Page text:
Eventually, a good traffic management plan keeps everyone safe.


Next, every person you engage to work in traffic control must be trained and accredited to protect everyone’s health and safety.

When do you need a traffic management training card?

For example, in New South Wales, you need a training card from SafeWork NSW to:

  • Control traffic: direct traffic in accordance with a work zone traffic management plan
  • Implement traffic control plans: implement a work zone traffic management plan in the immediate vicinity of a workplace
  • Prepare a work zone traffic management plan: design (including vary) or inspect a work zone traffic management plan

So, check your state or territory government’s own work health and safety website for training requirements in your state.

Besides, Safe Work Australia provides more guidance material on traffic management, particularly around construction sites.

The Role Of A Traffic Management Company

Planning and organising traffic management on your site can be overwhelming. You consider permits and approvals, labour, signage, control measures and a host of other necessities.

So, when undertaking construction that requires large machinery or trucks to be taking up a lot of road space outside the premises, speak to a us to ensure you are good to go.

It is our job to liaise with councils, RMS, and police, Traffic Management Centre and various other bodies to ensure the community is kept safe at all times.

Choose A Traffic Control Company

So, you’re wondering which one to choose among the various companies? Accreditations, Safety Work Methods Statement (SWMS), Controllers’ presentation, organization, and paperwork. These are the essentials elements you need to pay attention to when choosing a traffic control company.

And, if you want to avoid extended delays, non-performant workers and an overpriced experience, read our article “5 tips on hiring the right traffic control company”.

How to choose a traffic control company?

  • Ask For The RMS Accreditation
  • Be Up to Date With a Safety Work Methods Statement
  • Check Your Controllers’ Presentation
  • Check the Traffic Control Company Organization Plan & Organise the Paperwork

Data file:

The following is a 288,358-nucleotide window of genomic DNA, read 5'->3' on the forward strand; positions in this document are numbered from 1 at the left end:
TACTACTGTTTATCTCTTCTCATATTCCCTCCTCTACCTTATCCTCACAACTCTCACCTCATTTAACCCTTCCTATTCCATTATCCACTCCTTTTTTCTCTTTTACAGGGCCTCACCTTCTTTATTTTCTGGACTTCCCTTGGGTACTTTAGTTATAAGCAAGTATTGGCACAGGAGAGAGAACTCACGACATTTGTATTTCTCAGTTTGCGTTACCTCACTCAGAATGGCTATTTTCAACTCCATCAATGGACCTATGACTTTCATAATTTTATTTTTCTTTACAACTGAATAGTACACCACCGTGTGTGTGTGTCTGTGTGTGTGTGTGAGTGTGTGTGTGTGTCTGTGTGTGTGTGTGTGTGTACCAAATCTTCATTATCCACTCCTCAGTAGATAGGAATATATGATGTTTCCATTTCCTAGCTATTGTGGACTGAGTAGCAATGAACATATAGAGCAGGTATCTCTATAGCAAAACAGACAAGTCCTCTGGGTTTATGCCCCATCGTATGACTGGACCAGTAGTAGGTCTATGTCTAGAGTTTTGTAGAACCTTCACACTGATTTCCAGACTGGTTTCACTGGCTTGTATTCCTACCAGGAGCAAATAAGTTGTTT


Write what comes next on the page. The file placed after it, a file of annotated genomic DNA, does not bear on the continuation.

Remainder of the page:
• Check the range of traffic control services provided, including labour hire and traffic management planning.

At Absolute Traffic Management, we can help you fulfill all the council and government requirements needed to get your permit.

No One Should Have To Risk Safety With Poor Traffic Management

To sum up, if you plan correctly, your project runs smoothly and it won’t break the bank. But, even the slightest mistake could cost your company thousands of dollars. And, believe me, we have seen it happen before.

At Absolute Traffic Management, we are dedicated to your job to make sure you get everything finished on time, every-time.

And, we all share strong values:

Safety: With over 27 years experience we operate at the highest standards. We ensure that all staff, contractors and members of the community are not exposed to danger or risk whilst we operate.

Reliability: We are highly committed and love what they do.

Honesty: We always operate with the utmost integrity to ensure we develop long lasting professional relationships to grow your company.

Excellence: We believe in doing the job right the first time round.

For this reason, our main goal is to save our clients money on their projects. To do so, we offer the best and most reliable Traffic Management, the first time round.

So, if you are unsure if you need traffic management services or require extra help, contact us now. Absolute Traffic Management is here to help!